That doesn't mean success comes any faster or easier. These new social discovery sites must overcome major hurdles beyond the obvious need to attract users. They must achieve necessary credibility among their potential constituents and, far more difficult, figure out how to make money.
"It remains to be seen how many will truly be able to monetize," says Chen, although he's quick to add that the $1.1 billion acquisition last month by Yahoo! Inc. of Tumblr Inc. provides a dramatic example of how "unique access to a large audience can be value in and of itself."
Monetizing is especially tricky when it comes to anything music-related. Passions may run high, but pocketbooks are, if anything, shrinking. Innumerable startups have banked on selling music and failed.
In the case of Tastebuds, the business model will be centered on the dating side of the court. Users must pay for an ability to delve into individual profiles and connect one-on-one, says Waterfield. "If you want to use the site privately, we charge for that," he says, adding that market research indicates at least 10% of the site's user base would pay $4 a month for the privilege.
Waterfield, however, distinguishes between Tastebuds and traditional dating sites. "It's not just about dating, it's about meeting new people," he says. "A dating service can't use the same sense of sharing. That model has come and gone."
So saying, Tastebuds loves to trumpet its romance-related successes. "A Tastebuds baby is on the way," Parish says.
The site highlighted a wedding between two Los Angeles-based Tastebuds users, who bonded over some notable indie rock bands: Beach House, Sufjan Stevens, Band of Horses, Radiohead, and The Shins.
As for Parish himself, did the original motivation pay off? Indeed, he reports. He met his current girlfriend on Tastebuds. Credit Foals, Bon Inver and Arcade Fire with bringing them together.
For the love of the movies
When it comes to passionate likes and dislikes, movies give music a run for its money. "Film is very similar [to music], and hard-core movie fans compare to hard-core music fans," said Dana Loberg, co-founder of MovieLaLa.com, a Palo Alto, Calif.-based startup that hopes to tap into that obsession. "Everyone has a film she's watched multiple, multiple times."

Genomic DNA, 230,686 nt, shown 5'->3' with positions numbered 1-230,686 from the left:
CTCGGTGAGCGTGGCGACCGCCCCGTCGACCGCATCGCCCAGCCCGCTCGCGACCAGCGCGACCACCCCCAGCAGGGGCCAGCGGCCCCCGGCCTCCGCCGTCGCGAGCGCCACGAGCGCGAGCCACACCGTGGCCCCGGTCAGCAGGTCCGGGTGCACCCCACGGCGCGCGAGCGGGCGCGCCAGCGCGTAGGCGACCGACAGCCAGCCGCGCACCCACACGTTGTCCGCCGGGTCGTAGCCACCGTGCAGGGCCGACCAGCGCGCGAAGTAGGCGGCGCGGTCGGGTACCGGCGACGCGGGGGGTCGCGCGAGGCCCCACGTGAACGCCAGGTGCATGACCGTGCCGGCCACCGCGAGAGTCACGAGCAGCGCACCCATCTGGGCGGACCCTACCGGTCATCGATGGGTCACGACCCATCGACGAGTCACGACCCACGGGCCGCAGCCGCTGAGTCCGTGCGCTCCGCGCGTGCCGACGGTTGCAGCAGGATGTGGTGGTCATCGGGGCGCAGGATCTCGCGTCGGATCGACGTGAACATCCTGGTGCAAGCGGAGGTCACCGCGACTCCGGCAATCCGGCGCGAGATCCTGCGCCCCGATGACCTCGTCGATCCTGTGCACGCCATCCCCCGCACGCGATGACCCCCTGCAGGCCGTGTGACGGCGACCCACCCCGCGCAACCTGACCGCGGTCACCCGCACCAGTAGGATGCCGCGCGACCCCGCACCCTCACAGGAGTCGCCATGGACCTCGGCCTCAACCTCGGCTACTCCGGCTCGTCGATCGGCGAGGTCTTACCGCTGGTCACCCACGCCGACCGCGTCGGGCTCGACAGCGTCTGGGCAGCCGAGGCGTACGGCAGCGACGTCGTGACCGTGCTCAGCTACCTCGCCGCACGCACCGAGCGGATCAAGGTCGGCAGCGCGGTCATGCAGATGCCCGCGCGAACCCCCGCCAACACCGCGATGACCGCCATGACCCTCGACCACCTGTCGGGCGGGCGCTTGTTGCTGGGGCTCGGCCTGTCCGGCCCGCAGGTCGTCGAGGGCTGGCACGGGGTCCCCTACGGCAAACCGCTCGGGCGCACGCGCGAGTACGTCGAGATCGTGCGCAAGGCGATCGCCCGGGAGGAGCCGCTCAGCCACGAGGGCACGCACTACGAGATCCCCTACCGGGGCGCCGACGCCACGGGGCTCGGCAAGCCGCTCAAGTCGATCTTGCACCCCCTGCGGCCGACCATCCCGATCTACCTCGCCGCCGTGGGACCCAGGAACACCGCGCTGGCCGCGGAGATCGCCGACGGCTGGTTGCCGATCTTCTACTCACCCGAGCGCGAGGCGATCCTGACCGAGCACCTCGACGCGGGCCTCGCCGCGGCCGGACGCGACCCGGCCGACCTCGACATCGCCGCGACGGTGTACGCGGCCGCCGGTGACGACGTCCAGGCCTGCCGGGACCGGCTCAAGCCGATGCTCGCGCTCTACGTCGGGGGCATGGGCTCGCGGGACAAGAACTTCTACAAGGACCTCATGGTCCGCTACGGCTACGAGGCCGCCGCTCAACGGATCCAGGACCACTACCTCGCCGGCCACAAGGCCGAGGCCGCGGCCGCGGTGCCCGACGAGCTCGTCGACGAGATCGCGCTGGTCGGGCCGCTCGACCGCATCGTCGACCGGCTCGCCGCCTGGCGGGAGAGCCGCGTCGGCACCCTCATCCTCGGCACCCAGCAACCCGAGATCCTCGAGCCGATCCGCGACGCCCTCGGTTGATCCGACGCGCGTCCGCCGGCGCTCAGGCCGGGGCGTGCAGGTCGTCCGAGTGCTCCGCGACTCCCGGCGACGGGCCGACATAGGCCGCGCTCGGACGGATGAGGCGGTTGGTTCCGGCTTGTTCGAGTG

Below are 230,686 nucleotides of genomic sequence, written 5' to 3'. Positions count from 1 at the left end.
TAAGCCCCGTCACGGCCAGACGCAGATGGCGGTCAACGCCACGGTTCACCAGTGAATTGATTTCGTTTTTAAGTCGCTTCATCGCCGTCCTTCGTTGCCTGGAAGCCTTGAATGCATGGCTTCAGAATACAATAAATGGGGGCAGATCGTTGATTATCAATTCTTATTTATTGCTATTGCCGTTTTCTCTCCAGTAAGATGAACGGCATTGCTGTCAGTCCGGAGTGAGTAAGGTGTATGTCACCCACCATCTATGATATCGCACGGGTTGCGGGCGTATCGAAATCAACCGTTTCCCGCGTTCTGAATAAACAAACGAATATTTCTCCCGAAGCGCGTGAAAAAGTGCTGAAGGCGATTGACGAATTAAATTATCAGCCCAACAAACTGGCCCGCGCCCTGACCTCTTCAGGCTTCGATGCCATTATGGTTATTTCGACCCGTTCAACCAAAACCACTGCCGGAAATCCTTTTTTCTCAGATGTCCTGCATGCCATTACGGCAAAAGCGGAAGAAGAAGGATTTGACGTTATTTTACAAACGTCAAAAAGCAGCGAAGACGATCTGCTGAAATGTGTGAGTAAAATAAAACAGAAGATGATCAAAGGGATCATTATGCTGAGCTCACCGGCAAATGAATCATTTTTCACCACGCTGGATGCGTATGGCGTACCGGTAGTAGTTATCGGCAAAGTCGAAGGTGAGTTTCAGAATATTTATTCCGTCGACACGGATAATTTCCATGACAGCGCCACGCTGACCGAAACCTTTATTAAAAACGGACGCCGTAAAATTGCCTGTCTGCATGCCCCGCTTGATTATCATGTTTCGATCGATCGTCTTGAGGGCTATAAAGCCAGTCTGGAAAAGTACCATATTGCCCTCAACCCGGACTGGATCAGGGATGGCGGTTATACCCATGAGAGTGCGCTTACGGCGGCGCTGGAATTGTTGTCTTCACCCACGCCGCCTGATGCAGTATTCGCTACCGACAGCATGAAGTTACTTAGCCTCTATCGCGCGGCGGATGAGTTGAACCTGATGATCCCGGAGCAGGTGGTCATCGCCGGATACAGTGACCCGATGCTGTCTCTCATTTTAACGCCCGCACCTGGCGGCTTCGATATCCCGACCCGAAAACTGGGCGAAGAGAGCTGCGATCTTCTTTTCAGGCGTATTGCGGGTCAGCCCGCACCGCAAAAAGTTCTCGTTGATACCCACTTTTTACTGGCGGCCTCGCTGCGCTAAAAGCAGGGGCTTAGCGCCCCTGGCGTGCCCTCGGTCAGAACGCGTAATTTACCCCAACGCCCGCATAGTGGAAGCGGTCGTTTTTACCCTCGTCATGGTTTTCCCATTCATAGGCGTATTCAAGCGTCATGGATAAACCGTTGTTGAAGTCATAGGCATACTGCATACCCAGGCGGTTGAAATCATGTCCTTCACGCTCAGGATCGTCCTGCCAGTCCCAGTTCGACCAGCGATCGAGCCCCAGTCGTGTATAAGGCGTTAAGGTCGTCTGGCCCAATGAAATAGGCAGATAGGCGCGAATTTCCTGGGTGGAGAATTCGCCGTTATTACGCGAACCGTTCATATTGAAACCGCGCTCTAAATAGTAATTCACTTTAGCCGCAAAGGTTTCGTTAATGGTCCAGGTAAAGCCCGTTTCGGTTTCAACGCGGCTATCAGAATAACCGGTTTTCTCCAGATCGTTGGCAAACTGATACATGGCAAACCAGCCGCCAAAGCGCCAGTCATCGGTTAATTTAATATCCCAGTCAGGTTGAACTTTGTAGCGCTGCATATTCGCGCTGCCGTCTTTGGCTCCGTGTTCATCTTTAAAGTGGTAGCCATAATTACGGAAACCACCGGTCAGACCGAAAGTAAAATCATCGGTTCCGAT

Plus, Loberg added, "there's always something inherently social about going to watch a film."
MovieLaLa strives to help drum up interest, chat about mutual interests and gather groups of like-minded souls together. It is raising a $1 million seed round and anticipates a September or October launch.
Loberg stressed that MovieLaLa.com isn't a dating site, but a social discovery site centered on the movies. "It's more like Spotify than OkCupid," said Loberg, whose co-founder is Sahin Boydas, a Turkish entrepreneur.
However, Dan Chen, managing director of Siemer and Associates LLC, a Santa Monica-based investment bank, believes a site like MovieLaLa.com shares an affinity with Tastebuds, "an ability to draw users into activities, an ability to propose meeting up." He called it "the next evolution of the social Web."
MovieLaLa.com is also firmly targeting the 14-27-year-old bunch. That age group is the most important movies-related demographic out there and one predisposed to last-minute scampering for companions. "It's a great way to get people to meet," Loberg said.
MovieLaLa.com's revenue model isn't dependent on ticket sales, however. Rather, it's based on generating data that, Loberg believes, studios will pay for. That data will enable distributors to market movies more effectively.
Film marketing is currently enormously scatter-shot. Popular online movie-related sites, such as IMBD or Rotten Tomatoes, don't help much because they are largely historic. Ticketing sites such as Fandango and Movies.com are notoriously clunky, plodding and unfriendly.
"We want to be the bridge between Silicon Valley and Hollywood," Loberg said. That could be a busy bridge.